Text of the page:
The Polish man who came to Ireland’s aid

Second Reading

PHILANTHROPIST Polish explorer and scientist Count Paul Strzelecki, who pioneered a programme for feeding Irish children, particularly in the west, during the Famine.

Second Reading
Fr Kevin Hegarty

In the last quarter of a century or so many Polish people have come to live in Mayo. They are making a significant contribution to the social, economic and cultural life of the county.
Currently the ‘Museum of Country Life’ in Turlough is hosting three exhibitions focused on Polish culture, as covered by Áine Ryan in last week’s Living section of The Mayo News. One of the three is about a Polish native who helped us in our time of greatest need, and it’s worth delving into his story a little deeper this week.
The exhibition is entitled, ‘A Forgotten Polish Hero of the Great Famine’, and it tells the story of Paul Strzelecki’s heroic ministry here from 1847 to 1850. Curated by Nikola Sekowski-Moroney of the Polish Embassy in Dublin, the exhibition is on a nationwide tour.
Strzelecki was born in 1792 in Poznan. His family were impoverished nobility. For the first three decades of his life, Poland was embroiled in conflict. After the Napoleonic wars the country was partitioned between Russia and Prussia. Poznan fell under Prussian control. When a Polish independence movement was defeated in 1830, Strzelecki left his native land.
London became his base, but he travelled widely as a geographer, geologist and mineralogist.
Between 1839 and 1843 he was in Australia. His sojourn there provided material for his book, ‘A Physical Description of Van Diemen’s Land’, which was well received and became a standard text for 40 years. In his interaction with the Aboriginal community he always displayed sensitivity to their native traditions.
On his return to London, he became aware of famine conditions in Ireland. The Great Famine began with the blighting of the potato crop in the autumn of 1845. Its consequences were especially felt between 1847 and 1850. Strzelecki knew the ravages of hunger himself, as he had experienced 22 days of starvation while exploring Gippsland in 1840.
He volunteered to work with the newly formed British Relief Association. The association had been set up by a group of wealthy English people to provide relief in famine-stricken Ireland and Scotland.
In January 1847, he was assigned to work in Mayo, Sligo and Donegal. In his first six months he provided 15 powerful and passionate reports on the human misery he witnessed daily. As someone who had been orphaned as a child he was acutely affected by the plight of children.

Distress in Mayo
On his arrival in Mayo, he based himself in Westport. In January 1847, he wrote:
“No pen can describe the distress by which I am surrounded. It has reached such a degree of lamentable extreme that it becomes above the power of exaggeration and misapprehension.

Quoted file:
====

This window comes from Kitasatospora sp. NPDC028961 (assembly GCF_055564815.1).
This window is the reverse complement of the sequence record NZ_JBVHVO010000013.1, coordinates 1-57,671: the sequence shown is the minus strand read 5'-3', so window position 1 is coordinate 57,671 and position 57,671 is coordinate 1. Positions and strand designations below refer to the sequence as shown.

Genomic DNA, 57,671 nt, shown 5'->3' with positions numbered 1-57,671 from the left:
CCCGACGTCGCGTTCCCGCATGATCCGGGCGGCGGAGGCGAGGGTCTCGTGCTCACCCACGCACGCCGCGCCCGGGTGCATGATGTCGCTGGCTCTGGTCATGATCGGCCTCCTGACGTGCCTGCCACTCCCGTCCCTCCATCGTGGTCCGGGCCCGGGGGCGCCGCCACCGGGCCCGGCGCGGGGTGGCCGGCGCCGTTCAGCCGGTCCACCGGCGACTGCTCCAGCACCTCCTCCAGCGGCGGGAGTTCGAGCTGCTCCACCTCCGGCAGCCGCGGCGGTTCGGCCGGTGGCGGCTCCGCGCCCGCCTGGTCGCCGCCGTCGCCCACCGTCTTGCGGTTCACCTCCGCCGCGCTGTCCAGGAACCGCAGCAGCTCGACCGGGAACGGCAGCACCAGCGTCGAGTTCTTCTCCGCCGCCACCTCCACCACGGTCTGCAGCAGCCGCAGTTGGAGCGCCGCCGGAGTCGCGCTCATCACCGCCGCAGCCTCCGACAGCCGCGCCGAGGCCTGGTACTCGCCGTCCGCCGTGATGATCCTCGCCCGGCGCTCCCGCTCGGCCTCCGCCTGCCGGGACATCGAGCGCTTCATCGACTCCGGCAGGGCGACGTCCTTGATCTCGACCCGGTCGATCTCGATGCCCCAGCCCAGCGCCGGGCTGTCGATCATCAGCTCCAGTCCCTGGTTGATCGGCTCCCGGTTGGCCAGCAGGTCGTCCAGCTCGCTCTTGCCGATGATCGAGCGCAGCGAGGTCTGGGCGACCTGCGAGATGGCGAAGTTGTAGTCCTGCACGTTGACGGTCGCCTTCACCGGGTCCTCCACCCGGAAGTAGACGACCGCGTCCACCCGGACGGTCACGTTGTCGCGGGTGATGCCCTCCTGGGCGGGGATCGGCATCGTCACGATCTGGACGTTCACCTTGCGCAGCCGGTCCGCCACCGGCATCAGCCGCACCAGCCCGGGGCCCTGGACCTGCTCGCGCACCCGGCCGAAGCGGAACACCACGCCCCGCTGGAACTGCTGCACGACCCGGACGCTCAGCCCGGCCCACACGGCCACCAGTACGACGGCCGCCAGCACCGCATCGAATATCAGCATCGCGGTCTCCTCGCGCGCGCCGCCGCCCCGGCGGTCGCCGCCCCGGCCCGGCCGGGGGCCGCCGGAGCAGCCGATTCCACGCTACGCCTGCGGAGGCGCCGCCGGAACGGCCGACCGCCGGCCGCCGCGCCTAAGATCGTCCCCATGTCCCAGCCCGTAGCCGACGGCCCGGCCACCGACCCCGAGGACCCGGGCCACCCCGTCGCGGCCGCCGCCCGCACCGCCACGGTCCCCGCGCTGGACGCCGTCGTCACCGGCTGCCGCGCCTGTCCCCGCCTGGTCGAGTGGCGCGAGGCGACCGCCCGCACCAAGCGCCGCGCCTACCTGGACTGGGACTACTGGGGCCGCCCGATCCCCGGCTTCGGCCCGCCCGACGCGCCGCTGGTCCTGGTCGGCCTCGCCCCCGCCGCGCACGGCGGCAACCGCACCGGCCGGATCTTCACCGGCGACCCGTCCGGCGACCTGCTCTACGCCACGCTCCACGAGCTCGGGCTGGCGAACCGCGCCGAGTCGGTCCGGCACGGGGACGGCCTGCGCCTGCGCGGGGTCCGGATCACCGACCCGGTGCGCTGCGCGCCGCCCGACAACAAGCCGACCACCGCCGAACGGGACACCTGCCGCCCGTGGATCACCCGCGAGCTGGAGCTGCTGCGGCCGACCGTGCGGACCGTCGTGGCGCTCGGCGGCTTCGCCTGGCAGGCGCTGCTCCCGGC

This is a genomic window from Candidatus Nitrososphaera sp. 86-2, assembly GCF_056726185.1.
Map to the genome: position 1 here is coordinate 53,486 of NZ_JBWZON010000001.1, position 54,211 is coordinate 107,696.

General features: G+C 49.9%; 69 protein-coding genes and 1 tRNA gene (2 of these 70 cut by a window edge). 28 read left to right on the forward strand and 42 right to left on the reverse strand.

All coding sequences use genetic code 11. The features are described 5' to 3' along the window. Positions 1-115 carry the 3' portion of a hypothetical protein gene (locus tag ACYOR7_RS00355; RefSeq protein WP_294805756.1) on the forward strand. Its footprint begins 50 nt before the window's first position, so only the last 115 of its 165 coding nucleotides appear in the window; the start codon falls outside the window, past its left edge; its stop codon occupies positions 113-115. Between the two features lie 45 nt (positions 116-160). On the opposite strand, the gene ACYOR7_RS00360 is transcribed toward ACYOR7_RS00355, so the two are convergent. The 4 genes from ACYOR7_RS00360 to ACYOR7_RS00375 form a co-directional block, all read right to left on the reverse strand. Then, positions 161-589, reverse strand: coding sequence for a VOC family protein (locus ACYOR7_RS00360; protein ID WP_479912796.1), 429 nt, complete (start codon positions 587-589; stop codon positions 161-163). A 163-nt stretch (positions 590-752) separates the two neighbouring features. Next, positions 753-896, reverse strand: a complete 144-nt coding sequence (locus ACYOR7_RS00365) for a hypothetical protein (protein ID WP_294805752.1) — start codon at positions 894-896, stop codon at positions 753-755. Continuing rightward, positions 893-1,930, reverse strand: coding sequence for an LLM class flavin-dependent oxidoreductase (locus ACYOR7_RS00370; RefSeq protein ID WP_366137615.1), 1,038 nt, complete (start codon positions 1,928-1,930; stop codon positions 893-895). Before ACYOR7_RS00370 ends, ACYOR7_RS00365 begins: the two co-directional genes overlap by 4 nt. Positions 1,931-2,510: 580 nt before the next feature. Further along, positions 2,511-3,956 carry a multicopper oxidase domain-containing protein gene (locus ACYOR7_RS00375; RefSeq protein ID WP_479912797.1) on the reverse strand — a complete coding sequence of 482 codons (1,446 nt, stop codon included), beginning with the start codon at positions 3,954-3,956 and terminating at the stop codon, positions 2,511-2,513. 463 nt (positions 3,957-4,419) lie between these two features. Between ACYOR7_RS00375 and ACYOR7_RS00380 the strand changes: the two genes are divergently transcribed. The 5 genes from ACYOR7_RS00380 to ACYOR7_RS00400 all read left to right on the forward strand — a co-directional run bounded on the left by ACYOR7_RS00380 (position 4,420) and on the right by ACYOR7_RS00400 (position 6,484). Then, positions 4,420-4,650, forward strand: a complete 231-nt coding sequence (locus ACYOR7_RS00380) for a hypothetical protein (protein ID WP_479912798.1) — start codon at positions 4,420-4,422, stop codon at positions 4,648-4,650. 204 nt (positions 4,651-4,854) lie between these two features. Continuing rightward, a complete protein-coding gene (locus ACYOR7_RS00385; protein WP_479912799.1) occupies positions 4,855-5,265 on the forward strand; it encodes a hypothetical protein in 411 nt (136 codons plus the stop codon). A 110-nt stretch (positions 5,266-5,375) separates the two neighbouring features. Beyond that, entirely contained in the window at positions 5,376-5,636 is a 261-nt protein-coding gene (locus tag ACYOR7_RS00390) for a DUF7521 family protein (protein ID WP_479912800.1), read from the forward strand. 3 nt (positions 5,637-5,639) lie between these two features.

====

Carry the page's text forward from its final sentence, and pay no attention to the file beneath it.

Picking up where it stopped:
The sights that greeted him as he travelled through county copper-fastened his initial impressions:
“In the locality of Ballina, Foxford, Swinford and Castlebar, the desolate aspect of the country is more fearful still. The population seems as if paralysed and helpless, more ragged and squalid, they are stoically resigned to death; there again, as if conscious of some greater forthcoming evil, they are deserting their hearths and families. Of the fate, gloomy and awful, which overhangs the whole population, that of the poor children, and the babies at the breasts of their emaciated and enervated mothers, excites the deepest feelings of commiseration.”
He found Erris to be the worst affected part of Mayo. He ordered immediate supplies of food and clothing for the barony.
Though he contracted typhus in March 1847, which affected him for the rest of his life, it did not deter him from his humanitarian work. Working with government officials he established food and clothing depots throughout Mayo, Sligo and Donegal.

Plight of children
Strzelecki also devised a programme to alleviate the particular plight of children. First piloted in Westport, it eventually spread throughout the country. It was an innovative and non-sectarian system of feeding and clothing children through schools. At its peak, it cared for 201,427 children of all religious denominations each day.
Paul was a regular presence in Ireland until 1850. By then, the country was gradually emerging from the bleak 1840s. In the list of humanitarians who answered Ireland’s call during the ‘Great Famine’ he holds a high place.
Professor Christine Kinealy, the contemporary authority on those grim years, in her book ‘Charity and the Great Hunger’, offers a succinct assessment of his contribution:
“Strzelecki, a Polish nobleman with no connections to Ireland, perhaps more than any other individual personified a spirit of selflessness and sacrifice that had had helped to save an untold number of Irish lives.”

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